See? You’ve allowed her to feel that you’re in control — that you know what you’re doing. You’ve truthfully complimented her posture and playfully given her a visual picture to imitate in Betty Boop, which begins to replace a person’s often negative self-perception with a more positive mental picture of herself. You might even model the “Betty Boop” pose yourself. I do! The more goofy you’re willing to be, the more your subject will loosen up, too.

To create an instant connection with any subject, your smile is the most disarming and powerful tool you have. In fact, a slightly bashful smile is my nuclear option! I don’t have time to compliment and direct all 200 guests on a wedding day. But I can make ol’ sour-face Grandma my best friend by grinning at her from across the room.

There’s psychology to it. When I catch her gaze, I raise my eyebrows as if shy but keep smiling. (She must be wondering if I have a crush on her!) Plus my expression allows her to view me as a fellow human who will thoughtfully defer to her, rather than a prodding pro (like her nurse at the retirement home) who’s there to boss her around. I lift my camera as if offering it to her, and she approvingly smiles like no one has seen her smile all day. It works like a charm on anyone, even the grumpy church lady, whom I always make a point to smile at lovingly before I walk down the aisle beyond the permitted distance.

4. Minimize Your Gear

Believe me, I lust over the newest piece of shiny camera gear just as much as the next guy. But through years of experience, I’ve realized I can create more authentic work with less gear. And there’s no sacrifice to quality! Today, I carry all my gear in a single shoulder bag and on the Spider Holster around my waste. To be honest, I feel liberated when I walk into a conference with just a small bag to find fellow photographers pushing their equipment around on pallets.

At a wedding, bounce flash is your best friend. I use it through 80% of the day. Bounce flash is a basic technique of using an on-camera flash, but getting off-camera flash results by turning the flash ahead away from your subject. This technique allows me to capture passing moments on the fly, yet still light them beautifully in the same instant!

This minimal setup results in capturing more authentic moments because it allows me to remain less conspicuous among the camera-shy, and it never requires me be disengaged while setting up off-camera lights (which I reserve mostly for posed portraits).

I have two pro tips when using bounce flash:

First, use a bounce card.. but not in the way that most photographers use it. You’ll typically see a photographer use Velcro to attach a white rectangle of paper (or plastic, if you buy an expensive marketed version that does the same thing) behind the flash head. The idea is that the card reflects some light into your subject’s face to fill in shadows while most light comes from whatever object the flash is directly bouncing into. Oddly, I often see amateurs firing their flashes into the air outdoors, using a bounce card as the only source of light. Don’t do this! This drains your batteries and has no desirable effect in any scenario, making you look silly! (You’re welcome.)

Instead, try attaching your bounce card to the front of your flash head, actually between your light and the subject. Indoors with a partly under-exposed camera setting, the results are worlds better! Because bounce cards usually end up providing too much fill, looking close to flat on-camera flash. But if the only key light comes from a more dramatic 90-degree angle, its “shaping” effect will be more three-dimensional and beautiful.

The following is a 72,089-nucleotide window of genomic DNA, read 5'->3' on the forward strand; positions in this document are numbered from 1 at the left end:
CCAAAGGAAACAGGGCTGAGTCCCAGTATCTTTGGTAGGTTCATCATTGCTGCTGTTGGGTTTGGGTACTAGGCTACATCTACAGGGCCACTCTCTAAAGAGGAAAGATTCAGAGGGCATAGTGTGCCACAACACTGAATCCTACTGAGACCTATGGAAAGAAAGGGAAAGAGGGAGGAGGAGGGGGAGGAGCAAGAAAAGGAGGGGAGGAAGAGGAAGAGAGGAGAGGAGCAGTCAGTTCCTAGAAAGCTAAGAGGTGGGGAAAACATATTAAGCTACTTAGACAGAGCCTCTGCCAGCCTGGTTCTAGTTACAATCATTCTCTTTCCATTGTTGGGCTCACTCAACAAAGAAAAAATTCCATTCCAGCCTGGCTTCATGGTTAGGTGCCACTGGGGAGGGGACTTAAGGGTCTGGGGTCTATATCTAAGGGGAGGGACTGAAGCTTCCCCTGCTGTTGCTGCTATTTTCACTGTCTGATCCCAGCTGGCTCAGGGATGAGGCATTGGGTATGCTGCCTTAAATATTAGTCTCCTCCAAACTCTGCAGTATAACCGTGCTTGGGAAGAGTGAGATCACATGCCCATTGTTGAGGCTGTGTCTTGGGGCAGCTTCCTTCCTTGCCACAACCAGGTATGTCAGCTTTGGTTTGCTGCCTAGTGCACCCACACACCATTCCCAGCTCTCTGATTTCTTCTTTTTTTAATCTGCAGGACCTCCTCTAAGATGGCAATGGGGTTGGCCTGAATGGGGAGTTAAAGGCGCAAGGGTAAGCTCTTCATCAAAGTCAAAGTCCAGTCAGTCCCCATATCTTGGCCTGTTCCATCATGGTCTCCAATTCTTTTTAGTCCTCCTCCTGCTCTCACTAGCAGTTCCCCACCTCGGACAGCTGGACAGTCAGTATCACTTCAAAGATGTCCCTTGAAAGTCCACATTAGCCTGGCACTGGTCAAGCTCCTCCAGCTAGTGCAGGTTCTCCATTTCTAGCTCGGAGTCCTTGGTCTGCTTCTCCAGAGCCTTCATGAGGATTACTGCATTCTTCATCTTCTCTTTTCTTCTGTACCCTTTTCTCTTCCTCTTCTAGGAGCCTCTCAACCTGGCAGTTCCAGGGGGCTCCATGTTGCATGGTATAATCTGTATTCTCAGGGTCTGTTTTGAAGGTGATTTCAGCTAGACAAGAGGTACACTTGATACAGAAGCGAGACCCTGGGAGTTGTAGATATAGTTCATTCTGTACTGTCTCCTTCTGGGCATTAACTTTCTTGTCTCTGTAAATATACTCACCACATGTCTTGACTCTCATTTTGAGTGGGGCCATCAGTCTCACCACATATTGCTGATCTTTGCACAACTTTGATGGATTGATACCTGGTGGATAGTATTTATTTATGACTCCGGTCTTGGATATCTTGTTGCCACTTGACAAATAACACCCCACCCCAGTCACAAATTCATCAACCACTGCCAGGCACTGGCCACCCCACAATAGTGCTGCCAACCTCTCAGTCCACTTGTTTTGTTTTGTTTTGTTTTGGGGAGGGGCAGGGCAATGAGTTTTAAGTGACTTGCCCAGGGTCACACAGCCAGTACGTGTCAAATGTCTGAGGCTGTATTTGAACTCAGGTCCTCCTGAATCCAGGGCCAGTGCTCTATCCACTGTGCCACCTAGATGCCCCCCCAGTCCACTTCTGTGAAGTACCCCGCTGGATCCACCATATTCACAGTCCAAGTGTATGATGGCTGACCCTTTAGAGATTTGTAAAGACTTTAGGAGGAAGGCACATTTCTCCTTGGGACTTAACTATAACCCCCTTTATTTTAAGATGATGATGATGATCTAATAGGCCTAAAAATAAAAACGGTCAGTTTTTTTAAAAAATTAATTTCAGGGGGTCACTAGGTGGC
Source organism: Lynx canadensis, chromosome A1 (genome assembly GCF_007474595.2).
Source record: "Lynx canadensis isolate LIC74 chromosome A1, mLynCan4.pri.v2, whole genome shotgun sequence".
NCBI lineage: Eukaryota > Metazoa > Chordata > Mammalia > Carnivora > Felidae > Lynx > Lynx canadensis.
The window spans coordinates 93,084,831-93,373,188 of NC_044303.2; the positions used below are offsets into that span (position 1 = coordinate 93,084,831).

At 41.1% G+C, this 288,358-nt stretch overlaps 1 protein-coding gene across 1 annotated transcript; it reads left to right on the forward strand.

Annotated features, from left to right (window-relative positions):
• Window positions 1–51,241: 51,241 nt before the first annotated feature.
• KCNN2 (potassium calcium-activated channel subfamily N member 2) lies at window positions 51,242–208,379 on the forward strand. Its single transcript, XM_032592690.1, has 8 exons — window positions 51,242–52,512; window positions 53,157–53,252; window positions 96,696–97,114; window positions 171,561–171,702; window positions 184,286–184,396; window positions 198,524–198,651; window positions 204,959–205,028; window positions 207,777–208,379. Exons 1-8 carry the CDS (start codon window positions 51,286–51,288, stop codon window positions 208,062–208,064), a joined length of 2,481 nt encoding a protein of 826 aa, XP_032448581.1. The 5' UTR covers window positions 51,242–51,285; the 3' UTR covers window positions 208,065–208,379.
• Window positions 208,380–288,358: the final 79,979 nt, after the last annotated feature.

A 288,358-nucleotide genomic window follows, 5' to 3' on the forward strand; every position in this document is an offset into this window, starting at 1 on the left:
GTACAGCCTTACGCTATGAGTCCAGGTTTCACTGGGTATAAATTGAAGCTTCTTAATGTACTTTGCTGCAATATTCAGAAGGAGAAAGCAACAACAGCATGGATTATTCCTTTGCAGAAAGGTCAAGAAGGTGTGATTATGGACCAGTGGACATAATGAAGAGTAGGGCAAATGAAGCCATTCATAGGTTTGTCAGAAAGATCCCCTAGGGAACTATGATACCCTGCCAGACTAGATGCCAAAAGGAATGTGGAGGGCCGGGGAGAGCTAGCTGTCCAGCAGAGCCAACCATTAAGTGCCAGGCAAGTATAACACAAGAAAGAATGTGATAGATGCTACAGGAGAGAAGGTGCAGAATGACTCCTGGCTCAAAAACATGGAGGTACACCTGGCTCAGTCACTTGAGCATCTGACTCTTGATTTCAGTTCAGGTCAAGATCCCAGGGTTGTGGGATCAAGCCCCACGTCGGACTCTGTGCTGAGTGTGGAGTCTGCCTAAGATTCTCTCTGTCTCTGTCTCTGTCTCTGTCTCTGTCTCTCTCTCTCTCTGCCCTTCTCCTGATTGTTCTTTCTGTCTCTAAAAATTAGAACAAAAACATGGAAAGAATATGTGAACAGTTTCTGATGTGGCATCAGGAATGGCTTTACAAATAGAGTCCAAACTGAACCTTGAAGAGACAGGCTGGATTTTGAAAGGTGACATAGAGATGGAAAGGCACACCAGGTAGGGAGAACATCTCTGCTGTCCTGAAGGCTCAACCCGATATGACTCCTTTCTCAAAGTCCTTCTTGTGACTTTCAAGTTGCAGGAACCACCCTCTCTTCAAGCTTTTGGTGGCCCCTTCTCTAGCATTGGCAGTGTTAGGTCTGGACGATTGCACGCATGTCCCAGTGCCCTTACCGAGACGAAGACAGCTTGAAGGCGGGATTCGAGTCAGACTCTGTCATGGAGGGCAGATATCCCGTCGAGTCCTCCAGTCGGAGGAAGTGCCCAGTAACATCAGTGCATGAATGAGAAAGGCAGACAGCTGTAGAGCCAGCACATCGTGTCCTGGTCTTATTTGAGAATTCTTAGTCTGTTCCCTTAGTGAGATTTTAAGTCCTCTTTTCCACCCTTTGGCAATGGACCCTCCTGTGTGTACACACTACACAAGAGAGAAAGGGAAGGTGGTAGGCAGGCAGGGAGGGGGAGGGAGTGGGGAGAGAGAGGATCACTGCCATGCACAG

Second tip, generally point your flash in whichever direction your subject turns his nose at the moment. It’s easy enough to swivel your flash head left-right, back and forth throughout the day. I feel as free as if I’m “shooting natural light,” but with much more consistent and pro-looking results. Or, to light a big group evenly with the same effect as a giant soft box, just point it back over your shoulder toward the ceiling. I’ve seen photographers struggle to set up a soft box in a cramped room of bridesmaids (you know, for one of those bathrobes on the bed pictures), when they could have simply pointed their on-camera flash at the big white wall behind their backs and gotten better results instantly! Now you won’t miss a moment!

Finally, I can’t recommend Spider Holster gear highly enough. A lot of companies send me gear to review, but I’ve never been so impressed by the design and functionality of equipment like this before — it made my entire shooting workflow quicker and helps me stay present in the moment. Goodbye bags!

5. Refine Your Style

Style is defined largely by the camera and flash settings you become comfortable with and use repeatedly. For authentic, consider long “compressing” lenses to create intimate photographs without getting in your client’s face. If you do like to use wider lenses, that’s fine. I often shoot a 24mm lens, and it creates a super fun distortion effect up close — almost like a fun house mirror. Within this range, I almost always want my subject laughing or at least smiling enormously to suit the visual mood. So make sure your clients are extra comfortable with you, because you will need to get in close to crop out the distractions of wider composition.

Black-and-white photography lends itself to authentic imagery. That’s why we often peg all deeply emotional photos we come across for black-and-white processing. It removes distractions and allows the viewer to soak in the feeling. It’s one of the quickest parts of our workflow, but guides our clients to appreciate those images more, without distractions.

6. Be Crazy!

Technique #6 is my favorite! It involves car-chasing, tree-climbing, and talking to strangers. Click my video this month to hear this bonus tip, and I’ll see you inside!